Ticks serve as vectors of a wide range of infectious agents deleterious to humans and animals. Tick bite prevention is based to a large extent on the use of chemical repellents and acaricides. However, development of resistance in targeted ticks, environmental pollution, and contamination of livestock meat and milk are major concerns. Recently, metal, metal oxide and carbon nanoparticles, particularly those obtained through green fabrication routes, were found to be highly effective against a wide array of arthropod pests and vectors. We summarize current knowledge on the toxicity of nanoparticles against tick vectors of medical and veterinary importance. We also discuss the toxicity of products from botanical- and bacterial-based as well as classic chemical nanosynthesis routes, showing differences in bioactivity against ticks based on the products used for the fabrication of nanoparticles. Further research is needed, to validate the efficacy of nanoparticle-based acaricides in the field and clarify mechanisms of action of nanoparticles against ticks. From a technical point of view, the literature analyzed here showed little standardization of size and weight of tested ticks, a lack of uniform methods to assess toxicity and concerns related to data analysis. Finally, an important challenge for future research is the need for ecotoxicology studies to evaluate potential negative effects on non-target organisms and site contamination arising from nanoparticle-based treatments in close proximity of livestock and farmers.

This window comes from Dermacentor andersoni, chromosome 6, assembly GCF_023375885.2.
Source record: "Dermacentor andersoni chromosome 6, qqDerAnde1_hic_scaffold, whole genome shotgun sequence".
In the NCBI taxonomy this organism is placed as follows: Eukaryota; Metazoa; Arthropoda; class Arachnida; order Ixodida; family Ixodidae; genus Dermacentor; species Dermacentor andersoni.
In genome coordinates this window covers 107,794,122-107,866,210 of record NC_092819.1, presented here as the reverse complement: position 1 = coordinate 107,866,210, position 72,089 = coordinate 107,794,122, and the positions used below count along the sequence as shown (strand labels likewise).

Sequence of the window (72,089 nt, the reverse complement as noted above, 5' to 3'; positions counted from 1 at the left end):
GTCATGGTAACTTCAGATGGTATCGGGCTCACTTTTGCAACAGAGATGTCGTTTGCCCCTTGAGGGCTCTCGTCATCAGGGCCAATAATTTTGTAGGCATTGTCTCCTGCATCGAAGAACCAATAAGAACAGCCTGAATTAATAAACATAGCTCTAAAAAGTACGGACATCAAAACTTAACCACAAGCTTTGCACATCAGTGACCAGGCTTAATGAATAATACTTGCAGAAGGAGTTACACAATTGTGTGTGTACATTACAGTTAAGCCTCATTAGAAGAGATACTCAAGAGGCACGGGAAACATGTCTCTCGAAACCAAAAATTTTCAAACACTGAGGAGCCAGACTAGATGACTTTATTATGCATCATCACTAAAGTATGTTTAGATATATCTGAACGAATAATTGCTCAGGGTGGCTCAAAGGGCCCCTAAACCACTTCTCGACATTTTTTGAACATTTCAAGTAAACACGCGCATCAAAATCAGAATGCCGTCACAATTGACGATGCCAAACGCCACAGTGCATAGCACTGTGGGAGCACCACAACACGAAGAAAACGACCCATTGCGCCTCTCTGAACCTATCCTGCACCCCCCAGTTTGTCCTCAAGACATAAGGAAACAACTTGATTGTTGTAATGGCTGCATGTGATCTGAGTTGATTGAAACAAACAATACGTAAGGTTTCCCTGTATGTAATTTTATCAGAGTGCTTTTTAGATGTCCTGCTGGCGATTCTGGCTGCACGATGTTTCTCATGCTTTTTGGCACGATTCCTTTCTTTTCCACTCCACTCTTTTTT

- Green fabrication
- Hard ticks